Presenting to a Board of Directors: They’re the Toughest Crowd You’ll ever Face

Jason (not his real name) was stoked when given the opportunity to work with some local clients who happened to be part of a much larger corporation. The corporation was looking at rebuilding their corporate image and websites-which quite frankly were a dog's breakfast at the time. Jason was asked to present to the board.

Jason was truly ecstatic as he was then given the chance to bid for the contract. Having presented many times before and confident in his presentation abilities, Jason was all fired up to fly out in a couple of weeks to present to the company's board committee. Potentially, it was a fantastic opportunity for his company and career prospects.

Unfortunately, Jason failed spectacularly. He failed to understand that board presentations are different from executive, social or entertainment presentations. They must be tailored specifically for the boardroom environment in order to be effective. It is vital to understand that boards are not like any other audience. The techniques that have been practised and perfected for executive presentations may not work in the boardroom. Bottom line, things that work elsewhere can fail here.

So before you think you know it all-like Jason did, think again.

Mistake #1: Jason overlooked the critical step of doing research on the company. This includes (as a bare minimum!) reading the company's mission statement and goals. He also did not make use of the company's quarterly reports that were readily available and failed to look for initiatives that they were working on at the board level.

As a result, when the board members later asked themselves the questions "Who is the best?" and "Who understands us?" Jason's presentation was long forgotten. Remember that the people on the board aren't going to care about technical jargon. They know they want a website, and they know whoever does it will make it work, and will likely improve what they have. Try to focus on showing them that you understands their wants, needs and concerns.

Mistake #2: Jason had not had a good night's rest prior to the presentation. He had stayed up all night revising his presentation. Do not do this. Prepare well in advance so you can get a good snooze the night before and be fresh faced, clean and ready to go the next day.

Mistake #3: Jason also forgot the art of positioning. If you want to win over a tough crowd-and trust me, boards are the toughest crowd you'll ever face, you must position yourself in line with their main concerns. Usually, a board's main concerns are that of corporate survival and success.

Jason failed to talk about how the improved website he was selling will perfect their business and corporate image. If he was really clever, he could have turned his presentation into a branding conversation, making sure he understood the exact image the board had in mind of portraying to the world, and played to that. It would have also been a really great idea to do a comparison of their present website versus one of his design.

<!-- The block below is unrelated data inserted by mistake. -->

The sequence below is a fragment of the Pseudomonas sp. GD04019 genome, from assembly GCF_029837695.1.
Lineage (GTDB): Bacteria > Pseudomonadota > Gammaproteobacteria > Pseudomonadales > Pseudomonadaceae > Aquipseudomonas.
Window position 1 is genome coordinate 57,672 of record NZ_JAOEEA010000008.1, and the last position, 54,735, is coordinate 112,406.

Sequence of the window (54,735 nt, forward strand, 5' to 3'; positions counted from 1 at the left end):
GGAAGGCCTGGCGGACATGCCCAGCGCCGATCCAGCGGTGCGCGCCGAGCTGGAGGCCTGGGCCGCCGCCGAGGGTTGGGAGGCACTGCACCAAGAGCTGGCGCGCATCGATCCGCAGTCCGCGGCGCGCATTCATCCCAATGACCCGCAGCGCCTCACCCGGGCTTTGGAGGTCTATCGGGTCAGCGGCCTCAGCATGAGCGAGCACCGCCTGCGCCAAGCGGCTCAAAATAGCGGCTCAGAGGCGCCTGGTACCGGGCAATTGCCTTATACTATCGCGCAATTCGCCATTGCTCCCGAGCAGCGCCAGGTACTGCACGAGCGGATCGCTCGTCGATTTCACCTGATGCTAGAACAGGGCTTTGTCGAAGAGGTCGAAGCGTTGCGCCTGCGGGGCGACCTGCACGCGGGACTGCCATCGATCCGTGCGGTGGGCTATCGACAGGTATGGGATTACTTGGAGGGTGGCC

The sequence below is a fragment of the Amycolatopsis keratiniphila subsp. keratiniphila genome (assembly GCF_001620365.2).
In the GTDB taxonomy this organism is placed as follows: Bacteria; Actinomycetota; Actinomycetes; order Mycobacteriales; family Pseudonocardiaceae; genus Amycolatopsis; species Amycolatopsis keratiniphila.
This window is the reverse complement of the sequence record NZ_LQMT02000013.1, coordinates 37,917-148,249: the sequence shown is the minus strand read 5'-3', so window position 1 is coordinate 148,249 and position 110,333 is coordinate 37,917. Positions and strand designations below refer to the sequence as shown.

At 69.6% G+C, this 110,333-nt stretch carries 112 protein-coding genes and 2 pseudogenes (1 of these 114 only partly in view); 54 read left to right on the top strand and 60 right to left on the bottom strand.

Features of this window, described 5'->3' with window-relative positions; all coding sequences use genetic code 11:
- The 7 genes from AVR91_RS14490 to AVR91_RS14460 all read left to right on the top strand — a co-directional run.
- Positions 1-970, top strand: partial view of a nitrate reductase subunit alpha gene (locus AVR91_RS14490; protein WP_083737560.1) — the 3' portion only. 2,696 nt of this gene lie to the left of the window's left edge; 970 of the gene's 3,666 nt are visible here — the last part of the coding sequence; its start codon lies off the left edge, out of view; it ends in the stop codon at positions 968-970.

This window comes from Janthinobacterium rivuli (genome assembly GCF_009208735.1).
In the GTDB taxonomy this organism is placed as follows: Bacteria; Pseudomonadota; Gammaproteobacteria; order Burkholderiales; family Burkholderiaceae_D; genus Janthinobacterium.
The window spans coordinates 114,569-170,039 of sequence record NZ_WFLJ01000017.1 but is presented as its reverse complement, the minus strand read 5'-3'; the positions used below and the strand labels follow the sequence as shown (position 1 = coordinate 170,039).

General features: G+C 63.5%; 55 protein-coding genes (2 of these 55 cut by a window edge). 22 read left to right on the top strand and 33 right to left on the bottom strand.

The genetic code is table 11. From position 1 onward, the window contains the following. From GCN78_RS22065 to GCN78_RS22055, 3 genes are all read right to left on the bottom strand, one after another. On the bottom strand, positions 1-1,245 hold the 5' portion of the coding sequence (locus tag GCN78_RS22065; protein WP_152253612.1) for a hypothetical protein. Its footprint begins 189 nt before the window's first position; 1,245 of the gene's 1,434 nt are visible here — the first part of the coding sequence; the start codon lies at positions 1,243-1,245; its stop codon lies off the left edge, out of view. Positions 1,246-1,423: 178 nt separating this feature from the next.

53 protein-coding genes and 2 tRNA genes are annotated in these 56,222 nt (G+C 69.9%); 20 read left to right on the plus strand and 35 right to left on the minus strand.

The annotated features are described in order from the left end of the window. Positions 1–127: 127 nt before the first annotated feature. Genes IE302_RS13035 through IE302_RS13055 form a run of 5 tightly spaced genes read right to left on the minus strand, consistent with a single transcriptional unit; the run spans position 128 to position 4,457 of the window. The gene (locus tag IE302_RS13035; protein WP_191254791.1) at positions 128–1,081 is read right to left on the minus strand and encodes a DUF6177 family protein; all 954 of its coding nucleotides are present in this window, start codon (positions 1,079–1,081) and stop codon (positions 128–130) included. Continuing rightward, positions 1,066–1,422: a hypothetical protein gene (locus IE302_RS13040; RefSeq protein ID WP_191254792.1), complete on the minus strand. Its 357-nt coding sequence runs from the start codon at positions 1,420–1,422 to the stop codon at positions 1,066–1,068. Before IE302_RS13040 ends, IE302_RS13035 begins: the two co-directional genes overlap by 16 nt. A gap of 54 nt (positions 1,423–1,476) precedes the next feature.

Mistake #4: Jason's confidence got the better of him. He thought he knew it all, and assumed the board did too. Assumptions are the mother of all-you know the rest. He failed to ask questions from the board to make sure they were on the same page. You must ask questions! Don't just come in and present. Be efficient too. Board members are very busy people and do not appreciate you wasting their time.

Do a VERY short spiel (cut the BS and fluff!) which will then give you more time to turn it into a conversation. What are they looking for in the websites? What are three major initiatives they're working on to improve their whole company right now? Where do they want their business and website to be in five years?

Remember-Discussion and facilitation is a board's preferred mode of presentation. Avoid what expert board presenters refer to as "death by PowerPoint". A healthy Q & A session at the end is always favourable. You must be able to answer any question thrown at you quick and honestly, and you must know what you are talking about. If Jason had known this earlier, he would have removed futile slides and only kept the slides that capture the most critical and important points that really matter to the board. He would've also avoided looking like a mumbling idiot when a board member asked him a question and he attempted to ‘wing it'. Bad idea.

Boardroom expert Julie Garland-McLellan is behind providing the insight into what went wrong in Jason's boardroom presentation. To learn more tips and tricks to avoid finding yourself in the above situation, please visit www.boarddirectorspresentations.com and get access to Julie Garland McLellan's conference speaking, coaching and mentoring or in-housing training services.

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